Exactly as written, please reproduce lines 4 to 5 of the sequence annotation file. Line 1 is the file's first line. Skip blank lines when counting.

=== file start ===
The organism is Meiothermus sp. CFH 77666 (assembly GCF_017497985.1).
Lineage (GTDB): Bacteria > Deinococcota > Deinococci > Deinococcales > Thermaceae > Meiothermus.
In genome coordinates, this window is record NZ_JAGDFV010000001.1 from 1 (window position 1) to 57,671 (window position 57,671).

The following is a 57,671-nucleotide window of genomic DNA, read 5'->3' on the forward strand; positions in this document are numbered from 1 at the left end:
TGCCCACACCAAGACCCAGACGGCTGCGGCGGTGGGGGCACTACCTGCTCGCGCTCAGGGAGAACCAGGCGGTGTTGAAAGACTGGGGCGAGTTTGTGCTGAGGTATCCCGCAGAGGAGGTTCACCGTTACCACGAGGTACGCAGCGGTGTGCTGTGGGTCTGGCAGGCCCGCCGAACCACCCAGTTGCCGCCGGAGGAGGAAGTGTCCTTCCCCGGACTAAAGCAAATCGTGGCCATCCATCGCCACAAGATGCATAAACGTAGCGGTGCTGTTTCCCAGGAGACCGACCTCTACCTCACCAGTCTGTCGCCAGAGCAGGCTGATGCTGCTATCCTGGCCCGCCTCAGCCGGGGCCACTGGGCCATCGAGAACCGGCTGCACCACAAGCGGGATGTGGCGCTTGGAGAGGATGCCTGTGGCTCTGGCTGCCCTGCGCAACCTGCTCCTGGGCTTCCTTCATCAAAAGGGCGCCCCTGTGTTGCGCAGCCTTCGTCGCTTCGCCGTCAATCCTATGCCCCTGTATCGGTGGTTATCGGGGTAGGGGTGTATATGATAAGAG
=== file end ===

The following is a 57,671-nucleotide window of genomic DNA, read 5'->3' on the forward strand; positions in this document are numbered from 1 at the left end:
TGCCCACACCAAGACCCAGACGGCTGCGGCGGTGGGGGCACTACCTGCTCGCGCTCAGGGAGAACCAGGCGGTGTTGAAAGACTGGGGCGAGTTTGTGCTGAGGTATCCCGCAGAGGAGGTTCACCGTTACCACGAGGTACGCAGCGGTGTGCTGTGGGTCTGGCAGGCCCGCCGAACCACCCAGTTGCCGCCGGAGGAGGAAGTGTCCTTCCCCGGACTAAAGCAAATCGTGGCCATCCATCGCCACAAGATGCATAAACGTAGCGGTGCTGTTTCCCAGGAGACCGACCTCTACCTCACCAGTCTGTCGCCAGAGCAGGCTGATGCTGCTATCCTGGCCCGCCTCAGCCGGGGCCACTGGGCCATCGAGAACCGGCTGCACCACAAGCGGGATGTGGCGCTTGGAGAGGATGCCTGTGGCTCTGGCTGCCCTGCGCAACCTGCTCCTGGGCTTCCTTCATCAAAAGGGCGCCCCTGTGTTGCGCAGCCTTCGTCGCTTCGCCGTCAATCCTATGCCCCTGTATCGGTGGTTATCGGGGTAGGGGTGTATATGATAAGAG